California law already prohibits upfront fees for loan modification services. Now the Federal Trade Commission has prposed a similar rule.
The Federal Trade Commission has proposed a new rule that would prohibit third parties, including loan modification specialists and loss mitigation attorneys, from collecting payment for foreclosure prevention services until after they obtain a documented offer from a lender or servicer for a modification or other form of mortgage relief.
Interestingly, the rule would apply to attorneys as well, with a limited exception for attorneys representing a consumer in a bankruptcy or other legal proceeding.
"Homeowners facing foreclosure or struggling to make mortgage payments shouldn't have to contend with fraudulent 'companies' that don't provide what they promise," FTC Chairman Jon Leibowitz said. "The proposed rule would outlaw up-front fees so companies can't take the money and run."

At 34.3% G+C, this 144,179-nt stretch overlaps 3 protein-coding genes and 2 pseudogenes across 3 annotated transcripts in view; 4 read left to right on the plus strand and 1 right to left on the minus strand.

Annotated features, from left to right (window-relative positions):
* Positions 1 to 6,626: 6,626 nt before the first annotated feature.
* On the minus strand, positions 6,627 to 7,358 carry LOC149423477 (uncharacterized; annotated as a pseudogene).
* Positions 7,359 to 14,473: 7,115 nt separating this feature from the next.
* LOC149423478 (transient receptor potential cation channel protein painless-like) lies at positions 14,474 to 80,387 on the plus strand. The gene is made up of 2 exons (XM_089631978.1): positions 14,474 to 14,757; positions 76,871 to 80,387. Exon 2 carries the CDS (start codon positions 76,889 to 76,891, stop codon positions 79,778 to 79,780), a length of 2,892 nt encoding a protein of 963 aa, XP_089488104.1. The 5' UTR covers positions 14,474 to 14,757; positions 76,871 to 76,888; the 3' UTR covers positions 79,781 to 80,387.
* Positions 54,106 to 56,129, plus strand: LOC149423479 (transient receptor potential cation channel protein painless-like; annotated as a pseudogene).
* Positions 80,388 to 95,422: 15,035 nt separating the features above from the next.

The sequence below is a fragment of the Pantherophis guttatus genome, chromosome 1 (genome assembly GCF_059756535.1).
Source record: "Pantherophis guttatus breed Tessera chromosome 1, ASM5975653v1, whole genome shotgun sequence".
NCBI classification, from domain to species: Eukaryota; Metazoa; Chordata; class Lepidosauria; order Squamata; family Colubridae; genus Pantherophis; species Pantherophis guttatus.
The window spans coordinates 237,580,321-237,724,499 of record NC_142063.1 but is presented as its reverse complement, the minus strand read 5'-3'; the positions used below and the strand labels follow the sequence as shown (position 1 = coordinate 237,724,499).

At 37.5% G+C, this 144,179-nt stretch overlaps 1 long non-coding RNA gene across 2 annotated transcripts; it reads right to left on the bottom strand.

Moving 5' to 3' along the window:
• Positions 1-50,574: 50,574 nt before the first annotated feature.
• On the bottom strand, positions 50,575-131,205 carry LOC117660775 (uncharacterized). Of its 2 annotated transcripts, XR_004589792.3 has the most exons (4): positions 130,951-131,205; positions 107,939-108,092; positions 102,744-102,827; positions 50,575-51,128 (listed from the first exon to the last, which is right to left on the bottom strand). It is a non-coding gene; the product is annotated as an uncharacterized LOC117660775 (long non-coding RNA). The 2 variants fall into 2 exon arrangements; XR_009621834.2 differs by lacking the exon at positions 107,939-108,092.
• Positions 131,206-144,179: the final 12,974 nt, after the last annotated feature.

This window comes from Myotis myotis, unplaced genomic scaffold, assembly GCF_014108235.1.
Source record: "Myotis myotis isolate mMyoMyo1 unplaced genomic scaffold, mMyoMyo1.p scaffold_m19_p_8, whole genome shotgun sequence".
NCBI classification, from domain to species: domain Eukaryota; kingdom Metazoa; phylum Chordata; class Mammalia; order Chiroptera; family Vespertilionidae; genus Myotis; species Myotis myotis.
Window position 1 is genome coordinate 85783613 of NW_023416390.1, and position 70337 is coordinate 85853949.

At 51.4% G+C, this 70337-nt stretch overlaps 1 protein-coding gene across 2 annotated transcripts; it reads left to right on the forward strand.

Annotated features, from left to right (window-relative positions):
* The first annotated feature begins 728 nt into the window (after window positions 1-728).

The FTC has brought 28 cases against companies suspected of foreclosure rescue and mortgage modification scams, and state and federal law enforcement partners have brought hundreds more. According to the agency, generally these cases charged that companies do not provide the services they promise and that they misrepresent their affiliation with the government and government housing assistance programs, including the Making Home Affordable program.
Apparently, this has become a big enough problem that the FTC in Washington has heard about it.